Of course, you can be too safe. We’re spendings tens of billions on this, decking out local law enforcement agencies like standing armies, creating huge databases of information about our citizens and … is it having an effect? No terrorist has ever been caught or arrested with this approach; the only ones we’ve caught have been through brave actions of citizens or information from concerned relatives. The defenders of the security state are reduced to saying we have no way of knowing what plots were never attempted because of their counter-measures — the national security equivalent of “jobs created or saved”.

Large sums of Homeland Security money, critics complain, have been propelled by pork barrel politics into the backyards of the congressionally connected.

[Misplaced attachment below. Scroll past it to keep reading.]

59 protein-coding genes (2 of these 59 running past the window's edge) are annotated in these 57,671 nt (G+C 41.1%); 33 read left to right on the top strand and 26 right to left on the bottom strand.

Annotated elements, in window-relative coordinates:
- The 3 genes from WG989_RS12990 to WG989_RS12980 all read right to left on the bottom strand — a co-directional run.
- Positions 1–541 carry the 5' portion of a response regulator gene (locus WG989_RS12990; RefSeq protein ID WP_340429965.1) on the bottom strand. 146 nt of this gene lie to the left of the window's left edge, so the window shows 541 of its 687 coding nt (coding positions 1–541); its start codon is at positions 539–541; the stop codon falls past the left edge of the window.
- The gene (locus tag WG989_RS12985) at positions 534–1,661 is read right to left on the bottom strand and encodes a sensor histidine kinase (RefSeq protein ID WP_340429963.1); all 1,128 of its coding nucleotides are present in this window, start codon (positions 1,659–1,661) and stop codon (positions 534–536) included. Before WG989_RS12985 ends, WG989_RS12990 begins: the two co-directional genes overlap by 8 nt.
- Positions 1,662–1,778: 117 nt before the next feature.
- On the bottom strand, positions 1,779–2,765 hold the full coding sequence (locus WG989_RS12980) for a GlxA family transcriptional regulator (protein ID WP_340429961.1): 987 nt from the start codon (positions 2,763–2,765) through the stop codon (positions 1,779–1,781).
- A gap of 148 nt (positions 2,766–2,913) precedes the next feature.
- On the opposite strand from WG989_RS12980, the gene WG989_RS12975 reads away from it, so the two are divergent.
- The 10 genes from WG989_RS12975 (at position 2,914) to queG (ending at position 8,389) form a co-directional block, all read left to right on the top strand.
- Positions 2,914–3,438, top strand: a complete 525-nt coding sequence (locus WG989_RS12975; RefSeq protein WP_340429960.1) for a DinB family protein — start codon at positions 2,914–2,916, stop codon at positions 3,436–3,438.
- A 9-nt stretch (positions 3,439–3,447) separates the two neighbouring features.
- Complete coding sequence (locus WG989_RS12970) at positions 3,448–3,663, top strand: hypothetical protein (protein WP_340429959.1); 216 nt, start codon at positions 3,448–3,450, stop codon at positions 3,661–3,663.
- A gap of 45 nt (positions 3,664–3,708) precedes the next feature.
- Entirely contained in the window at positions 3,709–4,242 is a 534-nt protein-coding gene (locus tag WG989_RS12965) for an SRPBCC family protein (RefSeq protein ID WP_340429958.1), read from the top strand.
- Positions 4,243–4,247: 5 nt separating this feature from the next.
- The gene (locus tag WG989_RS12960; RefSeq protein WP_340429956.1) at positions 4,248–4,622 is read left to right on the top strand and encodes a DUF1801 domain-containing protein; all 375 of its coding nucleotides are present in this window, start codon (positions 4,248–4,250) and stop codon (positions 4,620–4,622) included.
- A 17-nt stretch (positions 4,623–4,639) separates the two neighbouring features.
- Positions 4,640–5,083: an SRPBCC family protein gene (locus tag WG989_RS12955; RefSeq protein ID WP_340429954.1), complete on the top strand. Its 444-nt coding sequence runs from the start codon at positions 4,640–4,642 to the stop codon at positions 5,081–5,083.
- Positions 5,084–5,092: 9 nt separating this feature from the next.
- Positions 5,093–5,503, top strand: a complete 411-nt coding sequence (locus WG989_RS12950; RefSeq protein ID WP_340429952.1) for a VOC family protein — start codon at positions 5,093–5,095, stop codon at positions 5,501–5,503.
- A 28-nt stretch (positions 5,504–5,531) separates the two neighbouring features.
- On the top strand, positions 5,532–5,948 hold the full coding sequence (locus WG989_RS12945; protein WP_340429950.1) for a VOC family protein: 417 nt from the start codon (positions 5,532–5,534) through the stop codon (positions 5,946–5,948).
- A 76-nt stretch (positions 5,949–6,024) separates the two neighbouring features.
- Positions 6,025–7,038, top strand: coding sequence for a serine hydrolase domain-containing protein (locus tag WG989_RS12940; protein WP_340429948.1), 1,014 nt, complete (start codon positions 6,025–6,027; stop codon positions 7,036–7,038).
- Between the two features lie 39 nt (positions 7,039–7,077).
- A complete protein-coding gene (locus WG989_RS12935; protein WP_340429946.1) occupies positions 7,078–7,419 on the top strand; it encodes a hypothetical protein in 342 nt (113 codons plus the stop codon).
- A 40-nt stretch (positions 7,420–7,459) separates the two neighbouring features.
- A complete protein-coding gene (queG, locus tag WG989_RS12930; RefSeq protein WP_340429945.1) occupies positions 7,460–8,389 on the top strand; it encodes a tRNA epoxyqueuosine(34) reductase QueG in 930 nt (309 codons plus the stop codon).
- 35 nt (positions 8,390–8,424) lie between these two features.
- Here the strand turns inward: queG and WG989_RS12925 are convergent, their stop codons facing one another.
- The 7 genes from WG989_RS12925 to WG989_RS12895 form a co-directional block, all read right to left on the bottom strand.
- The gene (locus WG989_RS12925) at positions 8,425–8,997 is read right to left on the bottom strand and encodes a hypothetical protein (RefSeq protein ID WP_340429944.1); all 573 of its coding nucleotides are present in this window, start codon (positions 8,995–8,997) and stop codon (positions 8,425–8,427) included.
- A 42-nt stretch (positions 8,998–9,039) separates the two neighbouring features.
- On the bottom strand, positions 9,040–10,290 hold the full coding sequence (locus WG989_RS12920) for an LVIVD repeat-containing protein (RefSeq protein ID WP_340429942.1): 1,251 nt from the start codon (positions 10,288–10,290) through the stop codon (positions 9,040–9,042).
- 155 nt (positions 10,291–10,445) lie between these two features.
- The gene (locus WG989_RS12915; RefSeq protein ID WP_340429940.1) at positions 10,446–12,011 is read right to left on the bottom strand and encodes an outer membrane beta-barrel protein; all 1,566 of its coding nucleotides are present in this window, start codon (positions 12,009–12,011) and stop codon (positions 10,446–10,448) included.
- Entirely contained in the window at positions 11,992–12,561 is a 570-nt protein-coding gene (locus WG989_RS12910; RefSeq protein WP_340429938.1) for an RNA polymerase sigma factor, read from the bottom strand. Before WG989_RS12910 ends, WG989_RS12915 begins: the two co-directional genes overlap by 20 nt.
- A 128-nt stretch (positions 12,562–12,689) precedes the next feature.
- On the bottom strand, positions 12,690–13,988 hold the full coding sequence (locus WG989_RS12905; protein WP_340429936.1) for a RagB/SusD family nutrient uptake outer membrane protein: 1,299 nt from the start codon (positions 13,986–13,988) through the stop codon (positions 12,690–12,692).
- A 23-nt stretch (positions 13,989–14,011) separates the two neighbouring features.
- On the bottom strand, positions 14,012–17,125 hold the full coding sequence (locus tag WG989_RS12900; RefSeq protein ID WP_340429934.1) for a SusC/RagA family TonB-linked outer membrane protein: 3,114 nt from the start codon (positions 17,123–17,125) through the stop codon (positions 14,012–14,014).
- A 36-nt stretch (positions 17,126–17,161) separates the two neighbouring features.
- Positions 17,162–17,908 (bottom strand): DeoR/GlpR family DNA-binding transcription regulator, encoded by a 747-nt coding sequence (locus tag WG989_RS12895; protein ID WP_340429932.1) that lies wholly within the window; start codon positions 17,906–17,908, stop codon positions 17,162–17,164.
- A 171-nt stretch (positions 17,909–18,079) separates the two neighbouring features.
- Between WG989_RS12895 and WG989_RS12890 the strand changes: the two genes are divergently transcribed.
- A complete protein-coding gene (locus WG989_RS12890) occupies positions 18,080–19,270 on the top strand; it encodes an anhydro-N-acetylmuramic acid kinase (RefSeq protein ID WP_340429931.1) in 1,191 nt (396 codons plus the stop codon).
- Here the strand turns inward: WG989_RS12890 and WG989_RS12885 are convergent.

No! Really?

The problem here is that no one apart from me and Ron Paul wants to get control of this spending. Because if they do then, the second a terrorist attack happens, a zillion assholes will pop out to claim that budget cuts are the reason the attack happened. We’ve seen this before. The explosives hadn’t even cooled before people were blaming Policy X for the Undie Bomber attack. And that invective was never corrected when it turned out that Policy X was completely unrelated.

We can never make the nation 100% secure. It’s time to stop spending money like we can.